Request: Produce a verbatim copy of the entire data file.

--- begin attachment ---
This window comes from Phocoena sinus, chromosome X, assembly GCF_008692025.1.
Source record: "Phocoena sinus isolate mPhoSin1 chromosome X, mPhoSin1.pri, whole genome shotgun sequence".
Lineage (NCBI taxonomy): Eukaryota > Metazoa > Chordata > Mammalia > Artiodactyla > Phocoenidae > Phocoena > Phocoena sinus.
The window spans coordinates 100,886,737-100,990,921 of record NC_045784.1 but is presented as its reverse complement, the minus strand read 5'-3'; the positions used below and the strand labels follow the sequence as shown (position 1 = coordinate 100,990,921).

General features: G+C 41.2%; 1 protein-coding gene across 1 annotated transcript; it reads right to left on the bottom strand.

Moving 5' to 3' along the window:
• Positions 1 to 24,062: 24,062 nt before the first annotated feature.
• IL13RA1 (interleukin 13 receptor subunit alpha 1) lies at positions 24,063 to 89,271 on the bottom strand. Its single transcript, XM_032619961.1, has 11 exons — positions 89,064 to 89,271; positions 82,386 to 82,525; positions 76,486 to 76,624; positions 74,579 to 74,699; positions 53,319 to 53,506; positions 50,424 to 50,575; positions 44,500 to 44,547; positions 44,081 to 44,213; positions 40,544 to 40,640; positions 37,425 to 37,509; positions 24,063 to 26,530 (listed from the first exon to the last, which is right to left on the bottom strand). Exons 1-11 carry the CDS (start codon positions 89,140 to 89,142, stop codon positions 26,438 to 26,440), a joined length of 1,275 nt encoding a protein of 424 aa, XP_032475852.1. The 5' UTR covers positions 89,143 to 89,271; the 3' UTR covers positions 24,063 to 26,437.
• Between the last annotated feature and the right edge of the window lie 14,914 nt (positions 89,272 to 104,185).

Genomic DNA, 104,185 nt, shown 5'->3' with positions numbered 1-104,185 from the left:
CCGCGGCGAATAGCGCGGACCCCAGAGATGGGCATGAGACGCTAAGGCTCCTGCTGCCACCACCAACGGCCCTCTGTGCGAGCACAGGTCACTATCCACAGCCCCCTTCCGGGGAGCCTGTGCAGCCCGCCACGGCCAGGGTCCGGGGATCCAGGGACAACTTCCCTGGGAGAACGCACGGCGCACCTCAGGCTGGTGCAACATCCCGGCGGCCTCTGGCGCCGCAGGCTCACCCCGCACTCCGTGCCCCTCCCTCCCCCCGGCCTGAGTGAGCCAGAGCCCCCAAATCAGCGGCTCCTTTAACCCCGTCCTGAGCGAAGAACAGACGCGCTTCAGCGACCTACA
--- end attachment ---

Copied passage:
This window comes from Phocoena sinus, chromosome X, assembly GCF_008692025.1.
Source record: "Phocoena sinus isolate mPhoSin1 chromosome X, mPhoSin1.pri, whole genome shotgun sequence".
Lineage (NCBI taxonomy): Eukaryota > Metazoa > Chordata > Mammalia > Artiodactyla > Phocoenidae > Phocoena > Phocoena sinus.
The window spans coordinates 100,886,737-100,990,921 of record NC_045784.1 but is presented as its reverse complement, the minus strand read 5'-3'; the positions used below and the strand labels follow the sequence as shown (position 1 = coordinate 100,990,921).

General features: G+C 41.2%; 1 protein-coding gene across 1 annotated transcript; it reads right to left on the bottom strand.

Moving 5' to 3' along the window:
• Positions 1 to 24,062: 24,062 nt before the first annotated feature.
• IL13RA1 (interleukin 13 receptor subunit alpha 1) lies at positions 24,063 to 89,271 on the bottom strand. Its single transcript, XM_032619961.1, has 11 exons — positions 89,064 to 89,271; positions 82,386 to 82,525; positions 76,486 to 76,624; positions 74,579 to 74,699; positions 53,319 to 53,506; positions 50,424 to 50,575; positions 44,500 to 44,547; positions 44,081 to 44,213; positions 40,544 to 40,640; positions 37,425 to 37,509; positions 24,063 to 26,530 (listed from the first exon to the last, which is right to left on the bottom strand). Exons 1-11 carry the CDS (start codon positions 89,140 to 89,142, stop codon positions 26,438 to 26,440), a joined length of 1,275 nt encoding a protein of 424 aa, XP_032475852.1. The 5' UTR covers positions 89,143 to 89,271; the 3' UTR covers positions 24,063 to 26,437.
• Between the last annotated feature and the right edge of the window lie 14,914 nt (positions 89,272 to 104,185).

Genomic DNA, 104,185 nt, shown 5'->3' with positions numbered 1-104,185 from the left:
CCGCGGCGAATAGCGCGGACCCCAGAGATGGGCATGAGACGCTAAGGCTCCTGCTGCCACCACCAACGGCCCTCTGTGCGAGCACAGGTCACTATCCACAGCCCCCTTCCGGGGAGCCTGTGCAGCCCGCCACGGCCAGGGTCCGGGGATCCAGGGACAACTTCCCTGGGAGAACGCACGGCGCACCTCAGGCTGGTGCAACATCCCGGCGGCCTCTGGCGCCGCAGGCTCACCCCGCACTCCGTGCCCCTCCCTCCCCCCGGCCTGAGTGAGCCAGAGCCCCCAAATCAGCGGCTCCTTTAACCCCGTCCTGAGCGAAGAACAGACGCGCTTCAGCGACCTACA